Male infertility may be caused by trouble with sperm delivery due to structural difficulties like testicle blockage or damage to the reproductive organs, sexual function concerns such as premature ejaculation, or genetic conditions including cystic fibrosis. Another root of male infertility may be abnormal sperm function or production, often due to genetic defects or health problems including diabetes or certain sexually transmitted diseases. Other risk factors include overexposure to certain environmental factors, such as alcohol, cigarette or marijuana smoke, chemicals, and pesticides, as well as frequent exposure to high temperatures (hot tubs and saunas). Specific cancers and their treatments can also be harmful to male fertility.
Egg Development – This step is either part of the woman’s natural egg development or stimulated with medications and lasts roughly 5-14 days. Once your follicles are optimal size, a trigger medication may be given to finalize egg maturation and trigger ovulation. This phase of egg development may or may not be accompanied by ultrasound and bloodwork monitoring.
Because not each IVF cycle that is started will lead to oocyte retrieval or embryo transfer, reports of live birth rates need to specify the denominator, namely IVF cycles started, IVF retrievals, or embryo transfers. The SART summarised 2008–9 success rates for US clinics for fresh embryo cycles that did not involve donor eggs and gave live birth rates by the age of the prospective mother, with a peak at 41.3% per cycle started and 47.3% per embryo transfer for patients under 35 years of age.
^ Jump up to: a b Moreton C (14 January 2007). "World's first test-tube baby Louise Brown has a child of her own". Independent. London. Retrieved 21 May 2010. The 28-year-old, whose pioneering conception by in-vitro fertilisation made her famous around the world. The fertility specialists Patrick Steptoe and Bob Edwards became the first to successfully carry out IVF by extracting an egg, impregnating it with sperm and planting the resulting embryo back into the mother
We don't know what causes most cases of secondary infertility, says Jamie Grifo, M.D., Ph.D., program director of the New York University Fertility Center, in New York City. "The majority of the time, though, it reflects the fact that you're older now, so it's simply more difficult to get pregnant." The reality is that for women, fertility peaks at age 25 and drops by half between ages 30 and 40. As we age, egg quality declines and we're more likely to develop fibroids and endometriosis, which contribute to infertility. Other factors such as adding extra weight, taking new meds, or having surgery since your last pregnancy can be an issue. It may also be that your partner's sperm quality or production is now poor.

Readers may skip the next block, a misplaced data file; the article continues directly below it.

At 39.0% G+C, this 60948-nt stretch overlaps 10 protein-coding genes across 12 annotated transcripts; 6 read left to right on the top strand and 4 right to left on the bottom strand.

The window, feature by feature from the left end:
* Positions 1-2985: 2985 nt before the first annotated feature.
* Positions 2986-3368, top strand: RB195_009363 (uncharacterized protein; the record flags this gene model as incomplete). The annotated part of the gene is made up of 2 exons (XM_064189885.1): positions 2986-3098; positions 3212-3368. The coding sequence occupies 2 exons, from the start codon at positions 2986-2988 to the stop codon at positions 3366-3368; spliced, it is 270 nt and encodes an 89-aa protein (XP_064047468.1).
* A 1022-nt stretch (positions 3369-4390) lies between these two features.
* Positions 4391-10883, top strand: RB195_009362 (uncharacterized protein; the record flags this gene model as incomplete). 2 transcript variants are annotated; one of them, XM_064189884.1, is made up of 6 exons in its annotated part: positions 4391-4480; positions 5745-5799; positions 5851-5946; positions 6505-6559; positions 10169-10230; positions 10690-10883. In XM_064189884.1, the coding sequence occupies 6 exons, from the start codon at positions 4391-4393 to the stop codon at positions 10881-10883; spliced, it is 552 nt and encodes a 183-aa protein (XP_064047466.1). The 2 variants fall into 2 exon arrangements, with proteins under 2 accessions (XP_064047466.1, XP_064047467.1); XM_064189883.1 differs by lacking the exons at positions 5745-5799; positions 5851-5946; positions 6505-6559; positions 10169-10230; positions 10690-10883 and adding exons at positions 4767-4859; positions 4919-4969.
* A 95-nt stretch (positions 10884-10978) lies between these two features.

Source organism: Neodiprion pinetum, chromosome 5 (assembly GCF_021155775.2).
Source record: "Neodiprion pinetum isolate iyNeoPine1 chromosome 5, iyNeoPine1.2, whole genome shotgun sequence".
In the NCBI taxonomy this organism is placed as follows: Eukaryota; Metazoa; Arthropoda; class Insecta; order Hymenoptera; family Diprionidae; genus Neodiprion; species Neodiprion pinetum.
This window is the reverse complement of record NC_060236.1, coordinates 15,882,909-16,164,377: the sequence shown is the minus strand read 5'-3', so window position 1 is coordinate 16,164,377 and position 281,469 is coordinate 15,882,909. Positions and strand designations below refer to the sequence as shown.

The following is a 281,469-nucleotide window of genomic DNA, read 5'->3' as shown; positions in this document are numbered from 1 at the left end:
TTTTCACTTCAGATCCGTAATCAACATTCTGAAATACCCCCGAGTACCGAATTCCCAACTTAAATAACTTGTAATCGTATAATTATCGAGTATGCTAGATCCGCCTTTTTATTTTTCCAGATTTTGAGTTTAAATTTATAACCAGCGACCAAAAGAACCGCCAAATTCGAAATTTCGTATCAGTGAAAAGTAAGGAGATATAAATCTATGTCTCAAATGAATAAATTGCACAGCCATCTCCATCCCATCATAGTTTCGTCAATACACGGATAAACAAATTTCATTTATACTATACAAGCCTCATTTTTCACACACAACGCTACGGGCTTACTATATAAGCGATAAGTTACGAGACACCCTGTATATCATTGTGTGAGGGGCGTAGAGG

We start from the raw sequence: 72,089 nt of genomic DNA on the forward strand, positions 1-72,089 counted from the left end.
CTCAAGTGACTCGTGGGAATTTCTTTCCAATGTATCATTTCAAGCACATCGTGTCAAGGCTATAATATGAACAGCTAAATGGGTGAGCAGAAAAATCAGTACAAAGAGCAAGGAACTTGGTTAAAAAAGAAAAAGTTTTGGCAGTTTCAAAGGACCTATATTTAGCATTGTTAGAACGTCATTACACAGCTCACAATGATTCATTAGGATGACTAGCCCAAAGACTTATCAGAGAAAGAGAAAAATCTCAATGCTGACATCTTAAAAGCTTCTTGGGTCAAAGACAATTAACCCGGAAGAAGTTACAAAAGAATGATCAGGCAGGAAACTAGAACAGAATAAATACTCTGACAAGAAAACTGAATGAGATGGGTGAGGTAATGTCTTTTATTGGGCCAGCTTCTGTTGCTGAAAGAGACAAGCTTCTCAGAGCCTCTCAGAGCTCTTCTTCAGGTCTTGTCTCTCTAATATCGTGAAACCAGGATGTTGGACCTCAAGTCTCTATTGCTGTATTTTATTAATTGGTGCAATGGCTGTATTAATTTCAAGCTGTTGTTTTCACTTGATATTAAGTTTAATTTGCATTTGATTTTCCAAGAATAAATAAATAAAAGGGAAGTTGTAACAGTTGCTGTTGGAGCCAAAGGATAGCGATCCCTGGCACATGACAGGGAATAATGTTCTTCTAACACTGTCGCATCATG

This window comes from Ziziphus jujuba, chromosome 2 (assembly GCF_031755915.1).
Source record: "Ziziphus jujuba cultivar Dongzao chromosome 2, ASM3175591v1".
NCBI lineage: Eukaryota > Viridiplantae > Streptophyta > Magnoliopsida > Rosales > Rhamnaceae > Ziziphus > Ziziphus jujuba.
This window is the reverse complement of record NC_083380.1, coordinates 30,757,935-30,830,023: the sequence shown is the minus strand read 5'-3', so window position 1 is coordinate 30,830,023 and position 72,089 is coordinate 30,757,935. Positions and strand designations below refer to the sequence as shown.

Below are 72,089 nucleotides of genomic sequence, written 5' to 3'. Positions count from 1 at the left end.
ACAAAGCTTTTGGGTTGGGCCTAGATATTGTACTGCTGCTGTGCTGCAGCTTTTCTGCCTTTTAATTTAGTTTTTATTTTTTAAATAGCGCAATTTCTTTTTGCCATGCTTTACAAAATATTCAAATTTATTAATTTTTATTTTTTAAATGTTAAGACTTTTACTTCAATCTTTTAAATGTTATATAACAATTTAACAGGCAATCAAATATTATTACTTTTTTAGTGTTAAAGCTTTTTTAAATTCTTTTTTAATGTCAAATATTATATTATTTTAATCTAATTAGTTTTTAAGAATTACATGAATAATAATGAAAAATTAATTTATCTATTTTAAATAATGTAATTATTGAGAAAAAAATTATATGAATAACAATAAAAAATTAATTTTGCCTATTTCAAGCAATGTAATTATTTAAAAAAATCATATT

If you fit one of these profiles, your fertility team may agree that it makes sense to attempt IUI before considering IVF. Before you begin IUI, it’s good to have a conversation with your partner and doctor about how many cycles you want to attempt. Many people place a limit of three failed IUI cycles, but others may try up to six before moving on.
A woman normally produces one egg during each menstrual cycle. However, IVF requires multiple eggs. Using multiple eggs increases the chances of developing a viable embryo. You’ll receive fertility drugs to increase the number of eggs your body produces. During this time, your doctor will perform regular blood tests and ultrasounds to monitor the production of eggs and to let your doctor know when to retrieve them.
Sunni Muslim nations generally allow IVF between married couples when conducted with their own respective sperm and eggs, but not with donor eggs from other couples. But Iran, which is Shi'a Muslim, has a more complex scheme. Iran bans sperm donation but allows donation of both fertilised and unfertilised eggs. Fertilised eggs are donated from married couples to other married couples, while unfertilised eggs are donated in the context of mut'ah or temporary marriage to the father.
Within the Orthodox Jewish community the concept is debated as there is little precedent in traditional Jewish legal textual sources. Regarding laws of sexuality, religious challenges include masturbation (which may be regarded as "seed wasting"), laws related to sexual activity and menstruation (niddah) and the specific laws regarding intercourse. An additional major issue is that of establishing paternity and lineage. For a baby conceived naturally, the father's identity is determined by a legal presumption (chazakah) of legitimacy: rov bi'ot achar ha'baal – a woman's sexual relations are assumed to be with her husband. Regarding an IVF child, this assumption does not exist and as such Rabbi Eliezer Waldenberg (among others) requires an outside supervisor to positively identify the father. Reform Judaism has generally approved IVF.